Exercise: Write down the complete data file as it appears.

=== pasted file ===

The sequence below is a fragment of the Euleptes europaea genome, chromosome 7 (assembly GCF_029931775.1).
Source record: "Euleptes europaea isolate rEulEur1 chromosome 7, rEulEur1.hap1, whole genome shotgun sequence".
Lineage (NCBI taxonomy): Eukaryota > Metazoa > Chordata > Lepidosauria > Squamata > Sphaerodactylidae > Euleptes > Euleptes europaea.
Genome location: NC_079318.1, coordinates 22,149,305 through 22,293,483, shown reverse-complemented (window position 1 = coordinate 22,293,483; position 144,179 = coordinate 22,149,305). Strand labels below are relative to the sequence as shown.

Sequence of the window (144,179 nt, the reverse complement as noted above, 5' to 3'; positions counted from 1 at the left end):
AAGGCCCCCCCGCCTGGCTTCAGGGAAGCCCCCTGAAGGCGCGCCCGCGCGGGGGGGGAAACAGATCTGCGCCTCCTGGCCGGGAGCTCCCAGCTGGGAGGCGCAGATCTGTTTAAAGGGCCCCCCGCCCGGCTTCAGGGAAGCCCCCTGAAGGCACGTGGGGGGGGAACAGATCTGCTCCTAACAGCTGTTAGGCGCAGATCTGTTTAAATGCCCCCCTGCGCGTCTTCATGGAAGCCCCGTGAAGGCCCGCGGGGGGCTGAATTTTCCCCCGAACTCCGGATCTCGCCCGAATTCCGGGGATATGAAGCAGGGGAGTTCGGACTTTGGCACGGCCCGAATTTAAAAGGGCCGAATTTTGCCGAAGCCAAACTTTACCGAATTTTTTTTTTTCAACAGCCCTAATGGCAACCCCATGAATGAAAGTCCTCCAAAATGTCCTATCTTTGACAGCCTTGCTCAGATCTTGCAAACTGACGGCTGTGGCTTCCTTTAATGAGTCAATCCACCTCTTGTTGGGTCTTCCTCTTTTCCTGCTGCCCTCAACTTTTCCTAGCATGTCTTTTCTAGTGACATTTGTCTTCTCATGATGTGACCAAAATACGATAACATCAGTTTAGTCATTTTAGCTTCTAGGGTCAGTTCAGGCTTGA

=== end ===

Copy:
The sequence below is a fragment of the Euleptes europaea genome, chromosome 7 (assembly GCF_029931775.1).
Source record: "Euleptes europaea isolate rEulEur1 chromosome 7, rEulEur1.hap1, whole genome shotgun sequence".
Lineage (NCBI taxonomy): Eukaryota > Metazoa > Chordata > Lepidosauria > Squamata > Sphaerodactylidae > Euleptes > Euleptes europaea.
Genome location: NC_079318.1, coordinates 22,149,305 through 22,293,483, shown reverse-complemented (window position 1 = coordinate 22,293,483; position 144,179 = coordinate 22,149,305). Strand labels below are relative to the sequence as shown.

Sequence of the window (144,179 nt, the reverse complement as noted above, 5' to 3'; positions counted from 1 at the left end):
AAGGCCCCCCCGCCTGGCTTCAGGGAAGCCCCCTGAAGGCGCGCCCGCGCGGGGGGGGAAACAGATCTGCGCCTCCTGGCCGGGAGCTCCCAGCTGGGAGGCGCAGATCTGTTTAAAGGGCCCCCCGCCCGGCTTCAGGGAAGCCCCCTGAAGGCACGTGGGGGGGGAACAGATCTGCTCCTAACAGCTGTTAGGCGCAGATCTGTTTAAATGCCCCCCTGCGCGTCTTCATGGAAGCCCCGTGAAGGCCCGCGGGGGGCTGAATTTTCCCCCGAACTCCGGATCTCGCCCGAATTCCGGGGATATGAAGCAGGGGAGTTCGGACTTTGGCACGGCCCGAATTTAAAAGGGCCGAATTTTGCCGAAGCCAAACTTTACCGAATTTTTTTTTTTCAACAGCCCTAATGGCAACCCCATGAATGAAAGTCCTCCAAAATGTCCTATCTTTGACAGCCTTGCTCAGATCTTGCAAACTGACGGCTGTGGCTTCCTTTAATGAGTCAATCCACCTCTTGTTGGGTCTTCCTCTTTTCCTGCTGCCCTCAACTTTTCCTAGCATGTCTTTTCTAGTGACATTTGTCTTCTCATGATGTGACCAAAATACGATAACATCAGTTTAGTCATTTTAGCTTCTAGGGTCAGTTCAGGCTTGA